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How To Address And Prevent Complications With AFOs

Medial malleolar irritation and talonavicular irritation are some of the common issues that arise for patients wearing ankle-foot orthoses (AFOs). Accordingly, this author offers salient preventive advice and provides essential pearls for treating complications with functional and gauntlet AFOs when they occur.

   Over the past 15 years, ankle-foot orthotic (AFO) therapy has become an integral part of many podiatric practices. As with any DME item, there can be comfort, fit or function problems that emerge when patients use AFOs. It is imperative that the prescribing physician be adept at troubleshooting any situation that may occur.

   The most common AFOs currently in use include the functional AFO (Richie Brace type) and the gauntlet AFO (Arizona Brace type). Both of these AFOs are now commonly used in the podiatric profession for pathologies including adult-acquired flatfoot, ankle degenerative joint disease (DJD) and lateral ankle instability. Both types are available from many orthotic laboratories under several brand names.

   With this in mind, let us take a closer look at the most common complaints that patients have with AFOs.

   For functional AFOs, the common complaints are medial malleolar irritation and talonavicular (TN) irritation. For gauntlet AFOs, the most common complaints involve irritation at the collars at the proximal and distal aspects of the AFO.

A Guide To Troubleshooting Gauntlet AFOs

   Since a gauntlet AFO holds the foot in a more stable position, there tend to be fewer problems with irritation as it is less likely for pronatory forces to increase pressure on the medial malleoli and the navicular. It is fortunate that we see fewer issues with this AFO as it is much more difficult — and in most cases impossible — for practitioners to modify this AFO themselves. The brace manufacturer must make the modifications.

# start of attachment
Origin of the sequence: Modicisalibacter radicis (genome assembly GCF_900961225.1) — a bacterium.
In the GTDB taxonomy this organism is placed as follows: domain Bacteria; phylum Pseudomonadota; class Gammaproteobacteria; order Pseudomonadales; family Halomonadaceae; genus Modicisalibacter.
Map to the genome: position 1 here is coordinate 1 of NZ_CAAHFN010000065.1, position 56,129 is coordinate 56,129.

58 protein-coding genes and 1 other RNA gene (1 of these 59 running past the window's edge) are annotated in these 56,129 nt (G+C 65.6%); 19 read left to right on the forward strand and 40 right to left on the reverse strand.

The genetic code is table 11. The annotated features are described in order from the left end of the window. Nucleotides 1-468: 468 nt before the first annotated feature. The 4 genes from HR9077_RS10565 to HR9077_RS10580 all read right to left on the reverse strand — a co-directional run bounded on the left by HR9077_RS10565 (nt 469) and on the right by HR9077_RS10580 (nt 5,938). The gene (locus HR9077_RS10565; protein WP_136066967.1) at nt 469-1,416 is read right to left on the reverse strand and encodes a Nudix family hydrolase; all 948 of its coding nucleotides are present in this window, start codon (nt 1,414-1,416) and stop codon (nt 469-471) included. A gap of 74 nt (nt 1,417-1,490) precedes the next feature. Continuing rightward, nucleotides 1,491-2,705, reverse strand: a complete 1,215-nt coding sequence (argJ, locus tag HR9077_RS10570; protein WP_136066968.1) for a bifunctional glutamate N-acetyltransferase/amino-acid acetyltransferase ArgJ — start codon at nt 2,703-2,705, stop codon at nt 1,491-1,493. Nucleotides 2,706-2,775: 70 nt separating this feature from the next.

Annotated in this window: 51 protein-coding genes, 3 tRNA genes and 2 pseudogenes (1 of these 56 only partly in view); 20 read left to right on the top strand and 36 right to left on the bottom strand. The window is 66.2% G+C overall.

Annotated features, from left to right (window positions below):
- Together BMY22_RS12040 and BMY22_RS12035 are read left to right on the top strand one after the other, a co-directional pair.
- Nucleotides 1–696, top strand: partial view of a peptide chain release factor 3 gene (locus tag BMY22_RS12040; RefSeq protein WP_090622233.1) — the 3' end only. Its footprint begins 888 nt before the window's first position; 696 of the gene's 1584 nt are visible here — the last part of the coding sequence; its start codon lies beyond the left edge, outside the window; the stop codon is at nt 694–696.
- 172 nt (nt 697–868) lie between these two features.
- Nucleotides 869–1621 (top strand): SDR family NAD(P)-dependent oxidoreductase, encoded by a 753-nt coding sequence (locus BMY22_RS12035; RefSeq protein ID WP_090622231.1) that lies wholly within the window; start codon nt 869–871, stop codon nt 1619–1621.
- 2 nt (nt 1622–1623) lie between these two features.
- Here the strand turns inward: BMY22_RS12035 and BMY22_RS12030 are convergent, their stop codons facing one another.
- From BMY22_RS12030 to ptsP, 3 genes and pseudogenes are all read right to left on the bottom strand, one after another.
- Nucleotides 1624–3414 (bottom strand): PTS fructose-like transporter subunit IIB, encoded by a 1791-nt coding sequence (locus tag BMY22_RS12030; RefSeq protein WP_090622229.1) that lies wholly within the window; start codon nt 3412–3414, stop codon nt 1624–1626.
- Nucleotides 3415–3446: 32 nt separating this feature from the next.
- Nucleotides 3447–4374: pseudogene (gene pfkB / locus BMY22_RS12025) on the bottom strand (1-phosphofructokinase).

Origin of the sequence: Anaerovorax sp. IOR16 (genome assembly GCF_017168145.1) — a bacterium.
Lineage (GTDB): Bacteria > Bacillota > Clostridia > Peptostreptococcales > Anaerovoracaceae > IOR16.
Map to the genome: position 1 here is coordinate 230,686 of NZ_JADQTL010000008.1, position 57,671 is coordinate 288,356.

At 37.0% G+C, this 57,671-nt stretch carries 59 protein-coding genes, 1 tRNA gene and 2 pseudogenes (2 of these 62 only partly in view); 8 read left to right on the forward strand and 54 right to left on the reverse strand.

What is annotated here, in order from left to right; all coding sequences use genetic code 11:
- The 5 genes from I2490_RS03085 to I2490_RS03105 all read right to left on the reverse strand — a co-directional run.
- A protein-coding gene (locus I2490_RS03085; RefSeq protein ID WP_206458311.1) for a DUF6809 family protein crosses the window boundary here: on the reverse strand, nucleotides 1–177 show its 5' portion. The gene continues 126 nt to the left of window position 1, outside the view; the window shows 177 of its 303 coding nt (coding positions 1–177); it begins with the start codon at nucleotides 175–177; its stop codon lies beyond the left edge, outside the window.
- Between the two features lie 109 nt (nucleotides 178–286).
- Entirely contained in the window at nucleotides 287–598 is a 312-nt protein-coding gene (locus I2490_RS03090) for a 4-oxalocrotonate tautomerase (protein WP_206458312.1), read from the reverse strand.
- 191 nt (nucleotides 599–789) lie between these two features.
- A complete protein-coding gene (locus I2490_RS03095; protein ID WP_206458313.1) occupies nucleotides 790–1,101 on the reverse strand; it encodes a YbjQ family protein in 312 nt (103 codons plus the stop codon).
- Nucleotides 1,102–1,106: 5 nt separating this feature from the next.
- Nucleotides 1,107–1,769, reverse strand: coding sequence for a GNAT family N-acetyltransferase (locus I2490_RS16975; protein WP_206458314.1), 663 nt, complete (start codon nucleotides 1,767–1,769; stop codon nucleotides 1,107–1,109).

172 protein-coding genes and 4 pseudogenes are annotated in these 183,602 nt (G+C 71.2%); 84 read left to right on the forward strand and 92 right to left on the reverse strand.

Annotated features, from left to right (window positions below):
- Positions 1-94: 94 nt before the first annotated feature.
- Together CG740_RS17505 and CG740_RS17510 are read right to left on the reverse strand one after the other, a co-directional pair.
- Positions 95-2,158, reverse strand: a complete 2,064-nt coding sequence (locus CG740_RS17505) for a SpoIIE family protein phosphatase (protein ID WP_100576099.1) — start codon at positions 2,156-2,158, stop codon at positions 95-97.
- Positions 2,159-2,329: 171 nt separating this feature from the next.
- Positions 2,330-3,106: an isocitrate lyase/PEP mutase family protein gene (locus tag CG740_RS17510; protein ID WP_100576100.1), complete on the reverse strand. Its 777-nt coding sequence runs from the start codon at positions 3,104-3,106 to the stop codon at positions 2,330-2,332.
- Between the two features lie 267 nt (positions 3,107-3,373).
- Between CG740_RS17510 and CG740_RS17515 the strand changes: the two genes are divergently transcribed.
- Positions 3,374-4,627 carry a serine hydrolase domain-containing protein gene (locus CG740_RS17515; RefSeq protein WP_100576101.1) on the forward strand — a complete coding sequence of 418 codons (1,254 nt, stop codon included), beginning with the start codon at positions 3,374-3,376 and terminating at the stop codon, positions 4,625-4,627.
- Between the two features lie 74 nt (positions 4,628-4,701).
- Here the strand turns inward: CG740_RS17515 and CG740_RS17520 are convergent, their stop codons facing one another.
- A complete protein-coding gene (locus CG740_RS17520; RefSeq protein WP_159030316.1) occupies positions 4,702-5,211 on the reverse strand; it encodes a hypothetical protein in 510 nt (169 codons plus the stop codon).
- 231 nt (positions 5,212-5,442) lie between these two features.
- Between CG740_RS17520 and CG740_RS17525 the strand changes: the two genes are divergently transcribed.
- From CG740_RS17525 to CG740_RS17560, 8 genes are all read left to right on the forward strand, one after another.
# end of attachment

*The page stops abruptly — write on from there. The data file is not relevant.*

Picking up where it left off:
The most common areas that tend to cause irritation are the collars at the proximal and distal aspects of the AFO. The most common complaint is that the collars are simply too tight. This is frequently due to edema that increases leg and foot circumference.

   To prevent this problem, try to cast patients toward the end of the day when edema is likely to be greatest. If these areas do irritate the patient, return the AFO to the lab for stretching.

   Correct casting technique is critical to achieve optimum clinical outcomes. Casting for gauntlet AFOs includes the use of a semi-weightbearing cast with a slight heel raise, maintaining the foot at 90 degrees to the leg.

Emphasizing Proper Patient Selection And Appropriate Casting Of Functional AFOs

   When prescribing functional AFOs, practitioners must take care to select appropriate patients and cast patients properly. Functional AFOs are appropriate for patients with the following conditions: severe flatfoot, arthritis of the ankle/foot, posterior tibial tendon dysfunction, ankle sprains/instability, dropfoot and/or tendonitis.

Keep in mind that functional AFOs are not appropriate for:

   • patients with equinus as their primary deformity in Achilles tendonitis;
   • patients with posterior group spasticity; or
   • patients with severe subtalar joint subluxation (i.e., late Stage 3 or Stage 4).

   Additionally, patients heavier than 250 lbs. or taller than 6’2” should not receive functional AFOs.

   However, those who are not candidates for functional AFOs may be candidates for other varieties of AFOs, including the aforementioned gauntlet AFOs.

   Correct casting for functional AFOs includes maintaining the foot at 90 degrees to the leg with the subtalar joint in neutral position, the midtarsal joint locked and the first ray plantar flexed.

Pertinent Pointers On Treating Medial Malleolar Irritation

   In some instances, a patient may receive a functional AFO but present later with medial malleolar pain due to medial displacement of the medial malleolus. Taking the following steps usually corrects the problem.

   One can perform a simple modification in the office to reshape the upright and bend it away from the prominent malleolus. Utilizing a heat gun, focus the heat on the segment just under the medial ankle pivot.